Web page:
Perspectives — The Bishop Malone Statement

It would be a mistake to escalate Bishop Malone’s statement into a major declaration by the United States Catholic Conference. The statement was originally intended to be released after the Republican and Democratic Party conventions — to remind the American public that while bishops address issues of public policy, they do not endorse or disavow political candidates. That is fairly routine stuff.

What changed the timetable for issuing the statement, according to Russell Shaw, secretary for public affairs for the USCC, was that the New York Times on August 9th published on its front page “a leaked and strangely skewed account of the Malone statement: Instead of an admonition to politicians, it was depicted as an admonition to bishops.” Consequently, the USCC released it the very same day, ten days before the opening of the Republican convention in Dallas. That early release seemed to make the USCC statement a direct challenge to Governor Mario Cuomo and Geraldine Ferraro, the Democratic candidate for the vice – presidency.

In his August 9th statement, Bishop Malone deferred to an earlier USCC statement on “Political Responsibility: Choices for the ’80s,” released on March 22, 1984. He commended the earlier statement to “the attention of anyone who wishes to know where we stand.”

Every four years, months before the political parties convene to nominate their presidential candidates, the USCC issues “a statement” on political responsibilities in an election year. The first was in 1976. These are not controversial documents as such. They restate briefly some of the many positions which the U.S. bishops have previously taken on domestic and international questions, ranging from abortion to El Salvador.

Taking Bishop Malone’s recommendation literally, I reviewed the 1984 statement. It looked routine, until a news story released by the National Catholic News Service flagged my attention:

Much of the document reads like the 1980 predecessor, except for minor alterations in wording ….The USCC is the public policy arm of the U.S. bishops.

My instincts and suspicions were titillated. Was someone trying to play down the 1984 statement? Was the USCC’s 1984 release indeed a replay of the “oldies” of 1976 and 1980?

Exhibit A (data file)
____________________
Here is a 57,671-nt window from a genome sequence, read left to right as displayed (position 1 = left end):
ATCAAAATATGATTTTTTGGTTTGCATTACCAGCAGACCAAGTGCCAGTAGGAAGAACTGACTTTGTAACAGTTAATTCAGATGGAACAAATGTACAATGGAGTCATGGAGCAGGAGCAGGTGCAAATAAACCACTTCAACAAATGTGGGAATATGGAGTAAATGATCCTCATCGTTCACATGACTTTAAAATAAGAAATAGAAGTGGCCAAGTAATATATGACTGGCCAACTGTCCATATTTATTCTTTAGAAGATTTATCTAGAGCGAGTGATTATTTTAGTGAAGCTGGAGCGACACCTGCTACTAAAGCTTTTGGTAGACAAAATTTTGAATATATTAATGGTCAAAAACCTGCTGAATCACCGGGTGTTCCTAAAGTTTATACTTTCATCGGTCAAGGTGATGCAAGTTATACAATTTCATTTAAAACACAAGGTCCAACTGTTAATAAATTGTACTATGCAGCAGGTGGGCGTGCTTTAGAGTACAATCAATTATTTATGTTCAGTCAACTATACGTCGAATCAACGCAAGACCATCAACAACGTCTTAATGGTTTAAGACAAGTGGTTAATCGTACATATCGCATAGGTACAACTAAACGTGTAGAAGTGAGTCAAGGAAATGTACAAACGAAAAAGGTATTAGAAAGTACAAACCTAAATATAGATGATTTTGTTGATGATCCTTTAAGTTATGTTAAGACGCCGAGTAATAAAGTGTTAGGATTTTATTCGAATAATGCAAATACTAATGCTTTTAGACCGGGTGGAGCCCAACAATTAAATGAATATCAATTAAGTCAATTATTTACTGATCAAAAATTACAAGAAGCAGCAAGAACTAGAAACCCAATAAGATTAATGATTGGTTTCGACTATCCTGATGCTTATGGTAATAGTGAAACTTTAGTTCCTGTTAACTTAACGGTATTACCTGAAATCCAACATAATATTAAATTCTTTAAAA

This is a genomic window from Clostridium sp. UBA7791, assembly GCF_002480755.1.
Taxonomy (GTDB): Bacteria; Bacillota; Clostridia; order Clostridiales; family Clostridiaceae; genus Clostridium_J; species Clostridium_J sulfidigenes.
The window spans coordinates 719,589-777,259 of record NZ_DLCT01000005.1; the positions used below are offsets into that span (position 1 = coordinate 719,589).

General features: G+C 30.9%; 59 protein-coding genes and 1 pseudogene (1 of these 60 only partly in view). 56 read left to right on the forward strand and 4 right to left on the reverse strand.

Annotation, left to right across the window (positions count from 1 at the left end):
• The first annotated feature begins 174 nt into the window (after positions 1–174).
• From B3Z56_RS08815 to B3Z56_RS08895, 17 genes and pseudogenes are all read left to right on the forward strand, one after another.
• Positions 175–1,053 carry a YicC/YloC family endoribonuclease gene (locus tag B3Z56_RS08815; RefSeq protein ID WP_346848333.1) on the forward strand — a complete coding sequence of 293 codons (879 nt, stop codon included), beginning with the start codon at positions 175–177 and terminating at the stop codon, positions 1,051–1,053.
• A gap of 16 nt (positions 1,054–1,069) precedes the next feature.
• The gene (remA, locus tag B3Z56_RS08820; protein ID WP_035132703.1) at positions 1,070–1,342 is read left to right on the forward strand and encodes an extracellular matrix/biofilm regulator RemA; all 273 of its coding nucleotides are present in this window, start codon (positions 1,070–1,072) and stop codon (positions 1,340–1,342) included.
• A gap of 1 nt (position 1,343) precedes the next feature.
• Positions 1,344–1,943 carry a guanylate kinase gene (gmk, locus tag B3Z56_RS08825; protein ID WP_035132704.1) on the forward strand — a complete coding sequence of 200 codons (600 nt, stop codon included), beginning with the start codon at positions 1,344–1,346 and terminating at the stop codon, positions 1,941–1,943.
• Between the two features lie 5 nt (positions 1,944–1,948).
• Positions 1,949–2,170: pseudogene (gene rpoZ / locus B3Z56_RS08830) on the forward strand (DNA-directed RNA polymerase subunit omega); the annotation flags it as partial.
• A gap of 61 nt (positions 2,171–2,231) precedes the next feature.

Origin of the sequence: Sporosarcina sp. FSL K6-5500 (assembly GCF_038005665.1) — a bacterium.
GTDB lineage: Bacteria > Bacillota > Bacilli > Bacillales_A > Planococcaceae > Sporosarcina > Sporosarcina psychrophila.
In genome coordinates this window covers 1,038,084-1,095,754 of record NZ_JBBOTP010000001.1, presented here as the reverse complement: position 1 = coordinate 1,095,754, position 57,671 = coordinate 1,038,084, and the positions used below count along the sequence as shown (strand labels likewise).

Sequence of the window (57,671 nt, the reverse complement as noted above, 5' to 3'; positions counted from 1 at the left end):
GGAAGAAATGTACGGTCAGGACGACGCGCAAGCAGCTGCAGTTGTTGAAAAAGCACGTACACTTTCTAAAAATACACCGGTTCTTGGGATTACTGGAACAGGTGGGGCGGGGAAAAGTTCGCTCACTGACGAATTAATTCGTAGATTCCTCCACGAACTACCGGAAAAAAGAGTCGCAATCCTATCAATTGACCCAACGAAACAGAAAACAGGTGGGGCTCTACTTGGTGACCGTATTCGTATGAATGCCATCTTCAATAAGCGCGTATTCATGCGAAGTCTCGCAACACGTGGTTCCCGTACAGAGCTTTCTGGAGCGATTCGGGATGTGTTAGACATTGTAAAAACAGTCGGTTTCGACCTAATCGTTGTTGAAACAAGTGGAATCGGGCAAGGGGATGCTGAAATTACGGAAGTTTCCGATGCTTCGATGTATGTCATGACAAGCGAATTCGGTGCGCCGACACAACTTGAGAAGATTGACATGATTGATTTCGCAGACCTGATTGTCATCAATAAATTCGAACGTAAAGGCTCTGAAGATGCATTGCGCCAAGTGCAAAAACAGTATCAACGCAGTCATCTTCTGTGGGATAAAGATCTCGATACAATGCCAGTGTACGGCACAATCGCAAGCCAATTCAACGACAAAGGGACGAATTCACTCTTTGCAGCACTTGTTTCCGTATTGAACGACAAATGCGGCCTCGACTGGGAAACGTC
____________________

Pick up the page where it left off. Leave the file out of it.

After reading all three statements from cover to cover, what did I find?

(1) Each quadrennial updating was longer than the earlier one, the latest running over 7,500 words.

(2) Almost exclusively, it was the “role of the Church,” i.e., the bishops’ responsibility for the political order, that was being elaborated. Generally speaking, Church and bishops were used interchangeably, leading to confusion about whose responsibility was being addressed. In passing, the USCC statements gave a half bow to the role of the laity in politics.

(3) The 1984 statement, however, visibly tried to resist equating Church with the USCC, as it highlighted, in one place, the “responsibility of all members of the church”: the “laity” and the “hierarchy.”

(4) This year’s statement also attempted to upgrade the role of rank and file church members who work inside “the institutions and structures of society, the economy and politics.” For the first time, the USCC statement asserted unequivocally that:

It is the laity who are primarily responsible for activity in public affairs.

The USCC then goes on to remind us and itself that the “hierarchy also has a distinct and weighty responsibility in this area.”

What the editors of Commonweal said about Bishop Malone’s August statement can be applied to the USCC March statement:

On one point, however, the bishops are still fudging. Can a Catholic, in good conscience —indeed, on solid, traditional Catholic grounds — agree with the church’s view of abortion but disagree with the bishops on what, if anything, should be done about it legally? Of course, he — or she — can. And the bishops know it. They have not, unfortunately, said it right out.

Despite this demurrer, the bishops have begun to put their priorities in better order, as evidenced by the significant changes in their 1984 March statement on political responsibility.


  • Ed Marciniak

    In 1983, Ed Marciniak was president of the Institute of Urban Life.

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